Rudeness in Aisle 3…is there an APP for that?

Have you noticed that our high tech lives either make us incredibly happy or incredibly testy? It’s like we’ve either had too much caffeine or not enough – in any given moment!

We live a life of paradoxes. One of the most major ones concerns technology. On the one hand, we want a bit less of it at times. On the other, we want it to make our lives a bit easier. Striking the balance isn’t always easy or streaight forward.

Take cell phones, for example.

On the one hand, we are tethered to our cell phones, especially as teens and adults. It is not at all unusual to see someone on their phone in public yabbering away while dining with friends and family, ordering coffee, driving in the car, or shopping. At the same time, we often feel we need a break from the constant buzz of texts, emails, posts, news feeds, and unique pings from the many apps we load up to personalize our phone experience.

It’s a vicious cycle with only one solution: break the cycle. I did that recently and it was beyond freeing.

I was shopping at our local Stop & Shop with their new iPhone App.  They’d been promoting it for a while so I thought I’d give it a try, having been a fan for a long while of their self-check out technology.

That weekend, they had huge promotional signs and help desks scattered throughout the store as well as FAQ signs at the Self-Check stations. It was the first weekend in a long while that the hand-held kiosk station was full because everyone was trying out this new APP. It was actually a surreal sight – seas of people pushing their shopping carts holding up cell phones to grocery items. I found it really cool and a bit quicker than the hand held devices and judging by the respones of people in the ailes with me, the feeling seemed to be similar.

The only glitch was at check out. This new system was so popular that just about everyone was self-checking out that day creating long lines for those registers and creating a bit of a traffic jam in the aisle leading to just about every register.

Most people just took it in stride but one shopper seemed really out of sorts as he maneuvered his cart past the sea of carts and people gazing at cell phones. I was attempting to figure out how to do the self-check out from my phone when he ran into my cart. “Sorry”, I said to him as he glared and pushed his cart past mine a bit. “Really busy today.” He just stared a few minutes then snapped: “Right – perhaps pay less attention to your cell phone next time!”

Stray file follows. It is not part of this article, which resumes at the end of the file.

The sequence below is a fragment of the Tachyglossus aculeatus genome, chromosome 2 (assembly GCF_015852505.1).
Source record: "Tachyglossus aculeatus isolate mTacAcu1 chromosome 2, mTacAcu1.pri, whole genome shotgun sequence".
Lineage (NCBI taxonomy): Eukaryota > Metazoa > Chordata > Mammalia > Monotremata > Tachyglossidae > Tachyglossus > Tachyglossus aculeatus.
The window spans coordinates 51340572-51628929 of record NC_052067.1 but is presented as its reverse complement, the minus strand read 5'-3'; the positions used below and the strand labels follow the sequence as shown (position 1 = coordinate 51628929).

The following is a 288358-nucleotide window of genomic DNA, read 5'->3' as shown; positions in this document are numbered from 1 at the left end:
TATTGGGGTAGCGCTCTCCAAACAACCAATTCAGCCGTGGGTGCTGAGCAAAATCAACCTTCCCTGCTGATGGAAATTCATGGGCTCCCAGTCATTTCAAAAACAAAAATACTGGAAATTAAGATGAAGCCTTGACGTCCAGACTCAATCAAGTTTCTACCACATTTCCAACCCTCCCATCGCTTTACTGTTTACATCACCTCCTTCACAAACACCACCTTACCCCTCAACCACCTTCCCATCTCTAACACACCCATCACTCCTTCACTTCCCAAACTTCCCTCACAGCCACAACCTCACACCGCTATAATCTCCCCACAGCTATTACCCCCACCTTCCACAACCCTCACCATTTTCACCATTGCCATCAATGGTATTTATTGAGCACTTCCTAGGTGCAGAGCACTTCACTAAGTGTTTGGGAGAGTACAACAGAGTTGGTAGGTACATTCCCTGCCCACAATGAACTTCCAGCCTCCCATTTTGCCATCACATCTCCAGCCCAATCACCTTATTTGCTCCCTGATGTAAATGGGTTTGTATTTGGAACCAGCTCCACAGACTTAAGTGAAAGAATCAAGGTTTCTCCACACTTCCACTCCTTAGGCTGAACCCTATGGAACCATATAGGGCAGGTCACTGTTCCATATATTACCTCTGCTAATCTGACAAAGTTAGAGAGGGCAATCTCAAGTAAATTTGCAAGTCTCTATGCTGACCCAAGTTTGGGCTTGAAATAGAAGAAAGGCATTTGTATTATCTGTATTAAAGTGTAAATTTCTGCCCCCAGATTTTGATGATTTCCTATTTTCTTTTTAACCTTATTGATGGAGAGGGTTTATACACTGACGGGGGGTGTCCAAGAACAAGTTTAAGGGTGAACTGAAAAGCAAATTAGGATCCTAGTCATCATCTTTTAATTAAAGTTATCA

The people around me and I were a bit taken aback by his response. Didn’t he see the signs and seas of people holding phones waiting to check out?

I pointed to one of the signs. “As you can see, I wasn’t on my phone as you are implying. We’re all using the new shopping App and are just a bit more distracted as we’re figuring it out. That’s why the lines are so long today.”

He just glared again. “Right. Good story though.”

The man next to me just muttered under his breathe: “Wow – the nerve of some folks. Talk about rude.”

It occurred to me that despite the signs, while this man was being rude, typically it is the cell phone users who are creating the chaos. Perhaps he’s just fed up with seas of cell phones. Perhaps coming to the grocery store is one of his cell phone free places and we’re the one rocking his boat.

I decided to try one more time to set the record straight. In a world where digital technology is entrenching all our lives in new and interesting ways, we all need to try to give each other a break – and think the best, when we can.

“Excuse me”, I said as I walked next to me. He tried to keep walking but I just paced him and held up my phone.

“Look – the Stop&Shop App. Like everyone else in this store, I was doing what you are here to do – shop. And, you happened to bump into me while I was waiting to check out. I wasn’t texting or posting…just trying to use the new APP.”

I got where he was coming from in a way. We are a cell phone obscessed culture and it’s so easy to get frustrated when you see someone in your way “on the cell phone”. So, so easy to jump to conclusions as he did that day.

And, I’d like to think that I’d do the same when I next chance someone utilzing their cell phone down the line.

The bystander effect is not something that produces any reasonable outcome for any situation. For us to stop being bystanders with technology use and inappropriate social interactions, it’s time we find ways to educate and take a stand. If we all do this, small steps will produce big results over time.

The problem is there is really no difference between a person pushing a shopping cart texting or Instagraming from a person pushing a shopping cart using the new App – they all look like this:

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